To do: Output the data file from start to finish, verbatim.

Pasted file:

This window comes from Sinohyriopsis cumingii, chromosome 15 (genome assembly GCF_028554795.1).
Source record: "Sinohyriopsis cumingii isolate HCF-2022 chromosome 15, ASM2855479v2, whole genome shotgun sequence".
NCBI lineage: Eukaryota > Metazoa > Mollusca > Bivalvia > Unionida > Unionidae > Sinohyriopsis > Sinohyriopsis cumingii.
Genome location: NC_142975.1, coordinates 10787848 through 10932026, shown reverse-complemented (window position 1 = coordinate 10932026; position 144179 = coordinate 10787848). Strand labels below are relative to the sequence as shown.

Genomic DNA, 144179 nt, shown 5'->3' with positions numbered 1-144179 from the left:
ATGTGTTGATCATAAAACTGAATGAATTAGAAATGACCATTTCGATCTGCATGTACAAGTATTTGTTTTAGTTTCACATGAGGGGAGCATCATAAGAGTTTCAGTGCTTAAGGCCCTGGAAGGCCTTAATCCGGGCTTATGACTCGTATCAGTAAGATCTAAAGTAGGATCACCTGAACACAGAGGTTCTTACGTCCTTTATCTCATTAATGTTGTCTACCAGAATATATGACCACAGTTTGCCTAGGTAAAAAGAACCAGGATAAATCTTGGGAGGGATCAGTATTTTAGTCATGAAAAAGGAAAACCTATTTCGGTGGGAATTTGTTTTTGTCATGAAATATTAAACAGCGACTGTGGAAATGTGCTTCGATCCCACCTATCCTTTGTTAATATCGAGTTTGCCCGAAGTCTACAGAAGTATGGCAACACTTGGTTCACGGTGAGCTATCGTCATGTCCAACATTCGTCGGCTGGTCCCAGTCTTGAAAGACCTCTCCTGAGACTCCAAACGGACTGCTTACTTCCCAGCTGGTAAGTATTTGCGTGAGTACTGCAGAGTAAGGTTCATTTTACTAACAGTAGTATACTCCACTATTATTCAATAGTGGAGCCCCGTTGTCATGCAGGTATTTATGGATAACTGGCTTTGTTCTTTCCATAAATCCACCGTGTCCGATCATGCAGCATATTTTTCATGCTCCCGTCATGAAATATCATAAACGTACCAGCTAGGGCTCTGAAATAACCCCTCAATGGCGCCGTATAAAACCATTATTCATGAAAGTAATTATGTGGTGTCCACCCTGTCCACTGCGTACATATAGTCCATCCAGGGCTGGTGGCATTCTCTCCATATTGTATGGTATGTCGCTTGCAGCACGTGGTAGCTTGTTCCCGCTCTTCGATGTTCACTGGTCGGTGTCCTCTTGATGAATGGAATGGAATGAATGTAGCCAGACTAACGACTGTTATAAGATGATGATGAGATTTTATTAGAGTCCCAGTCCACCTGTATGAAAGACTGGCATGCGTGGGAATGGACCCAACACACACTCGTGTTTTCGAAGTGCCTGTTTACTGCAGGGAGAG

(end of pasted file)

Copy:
This window comes from Sinohyriopsis cumingii, chromosome 15 (genome assembly GCF_028554795.1).
Source record: "Sinohyriopsis cumingii isolate HCF-2022 chromosome 15, ASM2855479v2, whole genome shotgun sequence".
NCBI lineage: Eukaryota > Metazoa > Mollusca > Bivalvia > Unionida > Unionidae > Sinohyriopsis > Sinohyriopsis cumingii.
Genome location: NC_142975.1, coordinates 10787848 through 10932026, shown reverse-complemented (window position 1 = coordinate 10932026; position 144179 = coordinate 10787848). Strand labels below are relative to the sequence as shown.

Genomic DNA, 144179 nt, shown 5'->3' with positions numbered 1-144179 from the left:
ATGTGTTGATCATAAAACTGAATGAATTAGAAATGACCATTTCGATCTGCATGTACAAGTATTTGTTTTAGTTTCACATGAGGGGAGCATCATAAGAGTTTCAGTGCTTAAGGCCCTGGAAGGCCTTAATCCGGGCTTATGACTCGTATCAGTAAGATCTAAAGTAGGATCACCTGAACACAGAGGTTCTTACGTCCTTTATCTCATTAATGTTGTCTACCAGAATATATGACCACAGTTTGCCTAGGTAAAAAGAACCAGGATAAATCTTGGGAGGGATCAGTATTTTAGTCATGAAAAAGGAAAACCTATTTCGGTGGGAATTTGTTTTTGTCATGAAATATTAAACAGCGACTGTGGAAATGTGCTTCGATCCCACCTATCCTTTGTTAATATCGAGTTTGCCCGAAGTCTACAGAAGTATGGCAACACTTGGTTCACGGTGAGCTATCGTCATGTCCAACATTCGTCGGCTGGTCCCAGTCTTGAAAGACCTCTCCTGAGACTCCAAACGGACTGCTTACTTCCCAGCTGGTAAGTATTTGCGTGAGTACTGCAGAGTAAGGTTCATTTTACTAACAGTAGTATACTCCACTATTATTCAATAGTGGAGCCCCGTTGTCATGCAGGTATTTATGGATAACTGGCTTTGTTCTTTCCATAAATCCACCGTGTCCGATCATGCAGCATATTTTTCATGCTCCCGTCATGAAATATCATAAACGTACCAGCTAGGGCTCTGAAATAACCCCTCAATGGCGCCGTATAAAACCATTATTCATGAAAGTAATTATGTGGTGTCCACCCTGTCCACTGCGTACATATAGTCCATCCAGGGCTGGTGGCATTCTCTCCATATTGTATGGTATGTCGCTTGCAGCACGTGGTAGCTTGTTCCCGCTCTTCGATGTTCACTGGTCGGTGTCCTCTTGATGAATGGAATGGAATGAATGTAGCCAGACTAACGACTGTTATAAGATGATGATGAGATTTTATTAGAGTCCCAGTCCACCTGTATGAAAGACTGGCATGCGTGGGAATGGACCCAACACACACTCGTGTTTTCGAAGTGCCTGTTTACTGCAGGGAGAG